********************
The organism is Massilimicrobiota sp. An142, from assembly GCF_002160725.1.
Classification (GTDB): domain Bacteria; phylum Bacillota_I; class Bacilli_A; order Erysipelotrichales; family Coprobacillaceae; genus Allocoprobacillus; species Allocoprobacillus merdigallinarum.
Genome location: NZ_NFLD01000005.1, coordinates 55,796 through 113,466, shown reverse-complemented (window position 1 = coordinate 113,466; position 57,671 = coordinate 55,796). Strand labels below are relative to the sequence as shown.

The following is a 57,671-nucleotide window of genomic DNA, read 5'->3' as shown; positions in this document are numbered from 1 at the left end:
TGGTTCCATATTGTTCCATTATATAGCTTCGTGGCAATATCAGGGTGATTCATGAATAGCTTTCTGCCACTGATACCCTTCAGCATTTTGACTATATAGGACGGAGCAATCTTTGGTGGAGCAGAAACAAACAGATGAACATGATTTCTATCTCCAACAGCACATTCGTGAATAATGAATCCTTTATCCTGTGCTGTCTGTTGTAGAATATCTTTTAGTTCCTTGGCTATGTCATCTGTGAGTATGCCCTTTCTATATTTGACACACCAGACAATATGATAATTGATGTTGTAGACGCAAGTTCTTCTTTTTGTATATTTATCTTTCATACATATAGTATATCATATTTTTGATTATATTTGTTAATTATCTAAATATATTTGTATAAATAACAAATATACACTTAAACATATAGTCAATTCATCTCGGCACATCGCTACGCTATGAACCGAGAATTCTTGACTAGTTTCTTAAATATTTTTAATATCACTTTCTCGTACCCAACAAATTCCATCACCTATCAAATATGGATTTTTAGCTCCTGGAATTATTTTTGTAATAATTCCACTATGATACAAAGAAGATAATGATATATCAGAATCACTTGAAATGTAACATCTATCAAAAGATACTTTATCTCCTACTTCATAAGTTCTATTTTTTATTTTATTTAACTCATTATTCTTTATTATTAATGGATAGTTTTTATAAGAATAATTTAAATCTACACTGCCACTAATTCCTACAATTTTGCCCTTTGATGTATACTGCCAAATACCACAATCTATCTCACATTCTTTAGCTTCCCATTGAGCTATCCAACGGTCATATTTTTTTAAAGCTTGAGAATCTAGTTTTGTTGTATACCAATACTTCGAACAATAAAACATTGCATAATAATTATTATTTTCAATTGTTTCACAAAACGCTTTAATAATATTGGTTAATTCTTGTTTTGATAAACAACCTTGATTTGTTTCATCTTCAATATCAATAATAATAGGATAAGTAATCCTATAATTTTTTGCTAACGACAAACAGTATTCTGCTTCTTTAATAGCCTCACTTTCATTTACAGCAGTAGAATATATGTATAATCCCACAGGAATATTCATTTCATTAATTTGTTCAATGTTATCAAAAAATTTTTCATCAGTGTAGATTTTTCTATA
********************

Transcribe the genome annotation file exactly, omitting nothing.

The organism is Massilimicrobiota sp. An142, from assembly GCF_002160725.1.
Classification (GTDB): domain Bacteria; phylum Bacillota_I; class Bacilli_A; order Erysipelotrichales; family Coprobacillaceae; genus Allocoprobacillus; species Allocoprobacillus merdigallinarum.
Genome location: NZ_NFLD01000005.1, coordinates 55,796 through 113,466, shown reverse-complemented (window position 1 = coordinate 113,466; position 57,671 = coordinate 55,796). Strand labels below are relative to the sequence as shown.

The following is a 57,671-nucleotide window of genomic DNA, read 5'->3' as shown; positions in this document are numbered from 1 at the left end:
TGGTTCCATATTGTTCCATTATATAGCTTCGTGGCAATATCAGGGTGATTCATGAATAGCTTTCTGCCACTGATACCCTTCAGCATTTTGACTATATAGGACGGAGCAATCTTTGGTGGAGCAGAAACAAACAGATGAACATGATTTCTATCTCCAACAGCACATTCGTGAATAATGAATCCTTTATCCTGTGCTGTCTGTTGTAGAATATCTTTTAGTTCCTTGGCTATGTCATCTGTGAGTATGCCCTTTCTATATTTGACACACCAGACAATATGATAATTGATGTTGTAGACGCAAGTTCTTCTTTTTGTATATTTATCTTTCATACATATAGTATATCATATTTTTGATTATATTTGTTAATTATCTAAATATATTTGTATAAATAACAAATATACACTTAAACATATAGTCAATTCATCTCGGCACATCGCTACGCTATGAACCGAGAATTCTTGACTAGTTTCTTAAATATTTTTAATATCACTTTCTCGTACCCAACAAATTCCATCACCTATCAAATATGGATTTTTAGCTCCTGGAATTATTTTTGTAATAATTCCACTATGATACAAAGAAGATAATGATATATCAGAATCACTTGAAATGTAACATCTATCAAAAGATACTTTATCTCCTACTTCATAAGTTCTATTTTTTATTTTATTTAACTCATTATTCTTTATTATTAATGGATAGTTTTTATAAGAATAATTTAAATCTACACTGCCACTAATTCCTACAATTTTGCCCTTTGATGTATACTGCCAAATACCACAATCTATCTCACATTCTTTAGCTTCCCATTGAGCTATCCAACGGTCATATTTTTTTAAAGCTTGAGAATCTAGTTTTGTTGTATACCAATACTTCGAACAATAAAACATTGCATAATAATTATTATTTTCAATTGTTTCACAAAACGCTTTAATAATATTGGTTAATTCTTGTTTTGATAAACAACCTTGATTTGTTTCATCTTCAATATCAATAATAATAGGATAAGTAATCCTATAATTTTTTGCTAACGACAAACAGTATTCTGCTTCTTTAATAGCCTCACTTTCATTTACAGCAGTAGAATATATGTATAATCCCACAGGAATATTCATTTCATTAATTTGTTCAATGTTATCAAAAAATTTTTCATCAGTGTAGATTTTTCTATA